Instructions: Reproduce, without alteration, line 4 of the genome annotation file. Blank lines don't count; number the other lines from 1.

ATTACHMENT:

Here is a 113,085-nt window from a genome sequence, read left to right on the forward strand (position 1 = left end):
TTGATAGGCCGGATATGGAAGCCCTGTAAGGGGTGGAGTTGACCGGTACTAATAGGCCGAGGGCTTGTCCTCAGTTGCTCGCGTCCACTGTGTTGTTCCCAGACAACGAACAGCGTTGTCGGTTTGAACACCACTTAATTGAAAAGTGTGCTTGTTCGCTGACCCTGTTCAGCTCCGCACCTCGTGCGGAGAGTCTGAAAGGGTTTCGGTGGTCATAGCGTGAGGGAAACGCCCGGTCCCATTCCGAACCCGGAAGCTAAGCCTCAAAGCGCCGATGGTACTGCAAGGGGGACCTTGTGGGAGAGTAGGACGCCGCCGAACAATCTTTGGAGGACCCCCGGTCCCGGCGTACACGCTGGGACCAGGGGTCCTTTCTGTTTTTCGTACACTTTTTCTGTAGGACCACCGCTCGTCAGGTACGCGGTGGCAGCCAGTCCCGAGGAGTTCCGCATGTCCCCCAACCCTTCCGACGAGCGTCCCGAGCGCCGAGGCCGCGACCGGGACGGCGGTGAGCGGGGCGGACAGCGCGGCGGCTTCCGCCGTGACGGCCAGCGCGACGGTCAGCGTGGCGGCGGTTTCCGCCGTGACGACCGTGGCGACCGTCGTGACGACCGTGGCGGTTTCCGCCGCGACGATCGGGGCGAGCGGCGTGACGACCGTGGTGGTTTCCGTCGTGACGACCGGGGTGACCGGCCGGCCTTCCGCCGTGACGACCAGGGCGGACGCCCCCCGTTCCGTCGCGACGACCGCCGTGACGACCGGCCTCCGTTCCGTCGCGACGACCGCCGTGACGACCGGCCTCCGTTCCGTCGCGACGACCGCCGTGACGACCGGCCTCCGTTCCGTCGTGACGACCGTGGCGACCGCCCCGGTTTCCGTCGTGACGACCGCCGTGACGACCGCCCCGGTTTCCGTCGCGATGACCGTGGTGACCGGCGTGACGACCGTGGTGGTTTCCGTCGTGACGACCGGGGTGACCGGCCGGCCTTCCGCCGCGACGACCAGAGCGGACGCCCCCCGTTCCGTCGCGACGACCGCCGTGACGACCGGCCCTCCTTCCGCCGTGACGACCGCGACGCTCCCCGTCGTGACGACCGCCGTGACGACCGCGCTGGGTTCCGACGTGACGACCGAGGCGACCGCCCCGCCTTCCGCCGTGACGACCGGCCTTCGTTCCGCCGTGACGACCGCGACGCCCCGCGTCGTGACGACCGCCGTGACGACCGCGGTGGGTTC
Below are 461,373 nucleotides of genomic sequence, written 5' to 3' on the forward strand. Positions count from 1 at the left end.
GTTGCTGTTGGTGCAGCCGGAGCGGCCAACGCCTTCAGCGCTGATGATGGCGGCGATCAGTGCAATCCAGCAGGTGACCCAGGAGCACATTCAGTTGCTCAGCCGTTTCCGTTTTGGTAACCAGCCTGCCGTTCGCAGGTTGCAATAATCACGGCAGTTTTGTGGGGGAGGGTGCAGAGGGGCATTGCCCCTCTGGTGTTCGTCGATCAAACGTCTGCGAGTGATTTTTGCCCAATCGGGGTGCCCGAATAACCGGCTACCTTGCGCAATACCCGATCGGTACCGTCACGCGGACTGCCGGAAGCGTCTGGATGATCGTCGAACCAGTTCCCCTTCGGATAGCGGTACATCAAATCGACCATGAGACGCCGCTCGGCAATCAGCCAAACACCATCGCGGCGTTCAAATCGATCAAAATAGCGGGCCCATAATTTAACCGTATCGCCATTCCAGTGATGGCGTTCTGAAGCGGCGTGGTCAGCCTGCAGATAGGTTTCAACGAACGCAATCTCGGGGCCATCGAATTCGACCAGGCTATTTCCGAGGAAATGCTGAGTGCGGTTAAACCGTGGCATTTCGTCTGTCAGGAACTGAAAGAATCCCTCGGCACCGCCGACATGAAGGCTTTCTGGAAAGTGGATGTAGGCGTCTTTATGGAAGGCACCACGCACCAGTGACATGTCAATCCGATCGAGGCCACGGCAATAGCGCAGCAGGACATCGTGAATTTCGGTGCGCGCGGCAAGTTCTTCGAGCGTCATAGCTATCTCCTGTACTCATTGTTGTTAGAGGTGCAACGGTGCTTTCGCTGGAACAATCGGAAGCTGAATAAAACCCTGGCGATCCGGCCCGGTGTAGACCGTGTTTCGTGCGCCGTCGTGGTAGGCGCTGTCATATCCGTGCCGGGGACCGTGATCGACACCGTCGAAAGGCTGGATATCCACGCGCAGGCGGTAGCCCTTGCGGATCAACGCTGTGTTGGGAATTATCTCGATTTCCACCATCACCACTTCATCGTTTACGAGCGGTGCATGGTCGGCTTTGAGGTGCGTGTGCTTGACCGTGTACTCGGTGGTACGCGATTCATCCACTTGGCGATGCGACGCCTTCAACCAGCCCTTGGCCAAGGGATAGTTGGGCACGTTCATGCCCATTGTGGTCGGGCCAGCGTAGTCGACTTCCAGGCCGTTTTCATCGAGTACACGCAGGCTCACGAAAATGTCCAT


GTTGCTGTTGGTGCAGCCGGAGCGGCCAACGCCTTCAGCGCTGATGATGGCGGCGATCAGTGCAATCCAGCAGGTGACCCAGGAGCACATTCAGTTGCTCAGCCGTTTCCGTTTTGGTAACCAGCCTGCCGTTCGCAGGTTGCAATAATCACGGCAGTTTTGTGGGGGAGGGTGCAGAGGGGCATTGCCCCTCTGGTGTTCGTCGATCAAACGTCTGCGAGTGATTTTTGCCCAATCGGGGTGCCCGAATAACCGGCTACCTTGCGCAATACCCGATCGGTACCGTCACGCGGACTGCCGGAAGCGTCTGGATGATCGTCGAACCAGTTCCCCTTCGGATAGCGGTACATCAAATCGACCATGAGACGCCGCTCGGCAATCAGCCAAACACCATCGCGGCGTTCAAATCGATCAAAATAGCGGGCCCATAATTTAACCGTATCGCCATTCCAGTGATGGCGTTCTGAAGCGGCGTGGTCAGCCTGCAGATAGGTTTCAACGAACGCAATCTCGGGGCCATCGAATTCGACCAGGCTATTTCCGAGGAAATGCTGAGTGCGGTTAAACCGTGGCATTTCGTCTGTCAGGAACTGAAAGAATCCCTCGGCACCGCCGACATGAAGGCTTTCTGGAAAGTGGATGTAGGCGTCTTTATGGAAGGCACCACGCACCAGTGACATGTCAATCCGATCGAGGCCACGGCAATAGCGCAGCAGGACATCGTGAATTTCGGTGCGCGCGGCAAGTTCTTCGAGCGTCATAGCTATCTCCTGTACTCATTGTTGTTAGAGGTGCAACGGTGCTTTCGCTGGAACAATCGGAAGCTGAATAAAACCCTGGCGATCCGGCCCGGTGTAGACCGTGTTTCGTGCGCCGTCGTGGTAGGCGCTGTCATATCCGTGCCGGGGACCGTGATCGACACCGTCGAAAGGCTGGATATCCACGCGCAGGCGGTAGCCCTTGCGGATCAACGCTGTGTTGGGAATTATCTCGATTTCCACCATCACCACTTCATCGTTTACGAGCGGTGCATGGTCGGCTTTGAGGTGCGTGTGCTTGACCGTGTACTCGGTGGTACGCGATTCATCCACTTGGCGATGCGACGCCTTCAACCAGCCCTTGGCCAAGGGATAGTTGGGCACGTTCATGCCCATTGTGGTCGGGCCAGCGTAGTCGACTTCCAGGCCGTTTTCATCGAGTACACGCAGGCTCACGAAAATGTCCAT